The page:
I agree that at the heart of the orphan crisis is the vulnerable woman: the woman who is unsafe, exposed, and unprotected. The truth is that women remain vulnerable in countless corners of the world, today. The exploitation and discrimination that they experience are directly impacting an ever-growing orphan crisis. There are women who feel that they have no choice but to abandon their child. There are people who prey on this vulnerability—which directly links with my passion to see unethical adoption practices eradicated.
It’s important to contemplate that if the numbers of desperate, abandoned, and orphaned children are on the increase, so too are the numbers of desperate, abandoned, and isolated mothers. The two are intricately interwoven.
My birth mother was not a highly educated woman. Her formal education ended at the age of fourteen. She was not a woman from a high socio-economic background. She was a woman who felt vulnerable in her unwanted and unexpected pregnancy. This vulnerability and the feelings of disempowerment that accompanied it have forever impacted both her life and my life, as her birth daughter. What she felt—at the time—I felt, and those emotions informed my internal world and shaped how I viewed my external world.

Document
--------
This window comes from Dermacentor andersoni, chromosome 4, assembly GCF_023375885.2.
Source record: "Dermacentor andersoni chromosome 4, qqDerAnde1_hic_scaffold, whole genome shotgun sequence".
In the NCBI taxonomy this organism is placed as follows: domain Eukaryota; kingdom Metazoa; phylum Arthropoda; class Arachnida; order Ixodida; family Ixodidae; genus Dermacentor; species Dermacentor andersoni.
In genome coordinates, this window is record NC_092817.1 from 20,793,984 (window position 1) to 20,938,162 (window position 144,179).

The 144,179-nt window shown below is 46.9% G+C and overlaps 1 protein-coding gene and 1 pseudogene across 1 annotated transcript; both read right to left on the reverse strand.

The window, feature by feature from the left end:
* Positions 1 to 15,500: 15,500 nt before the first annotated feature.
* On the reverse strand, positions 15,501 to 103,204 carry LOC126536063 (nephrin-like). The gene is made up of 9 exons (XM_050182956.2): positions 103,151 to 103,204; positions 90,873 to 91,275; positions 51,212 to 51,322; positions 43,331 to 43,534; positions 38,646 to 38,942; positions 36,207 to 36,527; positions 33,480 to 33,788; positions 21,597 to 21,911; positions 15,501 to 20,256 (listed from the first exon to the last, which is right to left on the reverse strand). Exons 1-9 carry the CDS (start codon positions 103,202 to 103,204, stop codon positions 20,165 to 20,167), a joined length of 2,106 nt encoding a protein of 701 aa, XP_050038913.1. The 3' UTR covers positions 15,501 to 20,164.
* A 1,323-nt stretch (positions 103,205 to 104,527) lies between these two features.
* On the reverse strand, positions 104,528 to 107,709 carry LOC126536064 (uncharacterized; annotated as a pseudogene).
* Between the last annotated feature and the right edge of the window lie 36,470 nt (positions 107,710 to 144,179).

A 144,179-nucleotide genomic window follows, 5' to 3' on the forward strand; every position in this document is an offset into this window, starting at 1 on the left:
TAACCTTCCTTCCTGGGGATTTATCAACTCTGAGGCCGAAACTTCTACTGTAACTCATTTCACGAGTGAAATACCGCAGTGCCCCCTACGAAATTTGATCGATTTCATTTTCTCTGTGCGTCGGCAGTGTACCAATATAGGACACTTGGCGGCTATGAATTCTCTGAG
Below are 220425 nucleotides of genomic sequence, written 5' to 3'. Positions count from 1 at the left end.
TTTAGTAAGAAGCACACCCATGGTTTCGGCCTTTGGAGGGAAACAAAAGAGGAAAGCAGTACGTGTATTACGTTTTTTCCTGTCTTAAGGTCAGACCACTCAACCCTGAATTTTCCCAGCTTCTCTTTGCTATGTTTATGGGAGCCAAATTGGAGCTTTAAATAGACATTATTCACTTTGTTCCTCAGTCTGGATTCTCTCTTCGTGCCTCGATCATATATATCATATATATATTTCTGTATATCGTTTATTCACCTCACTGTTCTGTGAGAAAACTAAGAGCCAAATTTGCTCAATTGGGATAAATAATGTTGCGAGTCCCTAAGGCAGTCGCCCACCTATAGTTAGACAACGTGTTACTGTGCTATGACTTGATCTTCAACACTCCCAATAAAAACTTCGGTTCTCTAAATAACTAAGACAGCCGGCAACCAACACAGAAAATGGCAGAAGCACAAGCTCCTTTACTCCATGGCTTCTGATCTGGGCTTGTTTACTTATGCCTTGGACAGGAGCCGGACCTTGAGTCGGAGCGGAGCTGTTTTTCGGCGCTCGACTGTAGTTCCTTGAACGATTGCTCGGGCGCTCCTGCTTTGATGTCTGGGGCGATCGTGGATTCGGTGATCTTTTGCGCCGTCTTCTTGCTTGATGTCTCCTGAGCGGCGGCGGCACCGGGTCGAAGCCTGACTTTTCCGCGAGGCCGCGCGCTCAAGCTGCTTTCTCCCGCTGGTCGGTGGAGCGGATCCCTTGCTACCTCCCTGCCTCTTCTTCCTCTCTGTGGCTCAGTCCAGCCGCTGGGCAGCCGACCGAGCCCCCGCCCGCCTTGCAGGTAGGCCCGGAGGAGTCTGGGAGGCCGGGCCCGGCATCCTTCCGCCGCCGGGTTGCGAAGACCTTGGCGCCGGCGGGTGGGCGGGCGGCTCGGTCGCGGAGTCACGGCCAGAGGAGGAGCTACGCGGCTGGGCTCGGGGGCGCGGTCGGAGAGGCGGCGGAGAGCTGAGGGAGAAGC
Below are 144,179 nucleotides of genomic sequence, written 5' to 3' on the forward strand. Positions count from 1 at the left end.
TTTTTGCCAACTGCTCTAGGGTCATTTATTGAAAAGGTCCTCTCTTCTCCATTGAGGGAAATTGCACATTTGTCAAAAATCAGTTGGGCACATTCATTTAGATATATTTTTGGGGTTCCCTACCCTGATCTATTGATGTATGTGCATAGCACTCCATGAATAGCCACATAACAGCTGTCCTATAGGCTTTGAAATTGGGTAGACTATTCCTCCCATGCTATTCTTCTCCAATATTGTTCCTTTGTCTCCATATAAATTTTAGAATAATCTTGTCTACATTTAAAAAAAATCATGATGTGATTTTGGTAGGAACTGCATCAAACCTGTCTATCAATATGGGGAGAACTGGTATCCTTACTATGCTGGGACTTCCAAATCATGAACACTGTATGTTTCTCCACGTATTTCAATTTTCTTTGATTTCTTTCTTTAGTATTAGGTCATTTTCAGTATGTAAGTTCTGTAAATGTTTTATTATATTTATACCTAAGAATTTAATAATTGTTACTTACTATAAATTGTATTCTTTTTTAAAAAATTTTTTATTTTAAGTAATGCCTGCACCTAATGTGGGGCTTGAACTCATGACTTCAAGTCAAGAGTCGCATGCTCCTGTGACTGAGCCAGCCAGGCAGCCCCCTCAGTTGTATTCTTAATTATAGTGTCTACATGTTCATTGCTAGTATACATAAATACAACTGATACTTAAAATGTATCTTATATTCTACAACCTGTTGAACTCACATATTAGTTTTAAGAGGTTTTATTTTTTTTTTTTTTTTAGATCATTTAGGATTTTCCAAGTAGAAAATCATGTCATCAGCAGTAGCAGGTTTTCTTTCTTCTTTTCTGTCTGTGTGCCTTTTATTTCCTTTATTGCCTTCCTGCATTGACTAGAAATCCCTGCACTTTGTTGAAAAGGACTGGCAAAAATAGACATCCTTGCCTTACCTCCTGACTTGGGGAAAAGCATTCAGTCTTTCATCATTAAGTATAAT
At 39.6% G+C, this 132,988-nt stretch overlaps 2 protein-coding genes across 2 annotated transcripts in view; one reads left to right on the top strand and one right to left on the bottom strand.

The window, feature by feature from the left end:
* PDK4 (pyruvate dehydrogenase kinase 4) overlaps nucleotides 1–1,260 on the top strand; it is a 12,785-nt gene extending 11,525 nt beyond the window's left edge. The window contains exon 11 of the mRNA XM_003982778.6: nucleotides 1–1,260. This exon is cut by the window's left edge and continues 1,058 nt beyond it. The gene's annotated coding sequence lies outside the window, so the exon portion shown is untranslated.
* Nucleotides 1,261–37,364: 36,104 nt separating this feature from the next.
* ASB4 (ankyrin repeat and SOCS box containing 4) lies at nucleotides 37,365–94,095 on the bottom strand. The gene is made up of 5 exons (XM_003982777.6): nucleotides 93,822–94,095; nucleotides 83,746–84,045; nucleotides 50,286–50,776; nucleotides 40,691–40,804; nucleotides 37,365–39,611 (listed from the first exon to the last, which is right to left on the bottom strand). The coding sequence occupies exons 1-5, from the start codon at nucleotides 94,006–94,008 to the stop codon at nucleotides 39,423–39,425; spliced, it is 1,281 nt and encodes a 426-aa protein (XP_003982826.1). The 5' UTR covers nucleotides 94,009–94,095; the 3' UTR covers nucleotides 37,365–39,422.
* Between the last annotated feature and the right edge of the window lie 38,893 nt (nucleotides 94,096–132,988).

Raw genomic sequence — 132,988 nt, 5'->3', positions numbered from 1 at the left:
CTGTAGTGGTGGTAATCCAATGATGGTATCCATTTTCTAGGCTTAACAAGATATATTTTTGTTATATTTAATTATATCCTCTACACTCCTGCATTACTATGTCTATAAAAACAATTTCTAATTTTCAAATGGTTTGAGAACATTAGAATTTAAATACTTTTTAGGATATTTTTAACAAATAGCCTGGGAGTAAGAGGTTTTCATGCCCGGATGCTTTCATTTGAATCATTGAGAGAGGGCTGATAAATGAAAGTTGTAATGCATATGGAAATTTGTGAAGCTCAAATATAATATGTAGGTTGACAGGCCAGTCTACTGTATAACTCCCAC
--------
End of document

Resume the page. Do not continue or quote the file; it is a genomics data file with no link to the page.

Yes, she abandoned me. She relinquished her rights to raise me. Yes, her abandonment caused me pain and shame. I’ve struggled with those hurts for a very long time. Yet, as I have grown to know more of my birth mother and of her story, over my lifetime, my heart has broken wide-open for my birth mother—and for all mothers—who find themselves in positions where they must contemplate giving up a child. How we respond to these mothers will greatly impact their lives and also the lives of their children, adopted or not.
For far too long, the language of adoption has been spoken, primarily, from the perspective of the adoptive family. We’ve missed including the voice of the mother who is making a decision that will completely shift the lives of both she and her child. We cannot continue ignoring the fact that vulnerable women—vulnerable mothers—are at the heart of the orphan epidemic. They are at the heart of the adoption decision. It’s essential that we include their voices, and the voices of their children. In doing so, we will help all members of the adoption triad speak a more fluent and whole adoption language.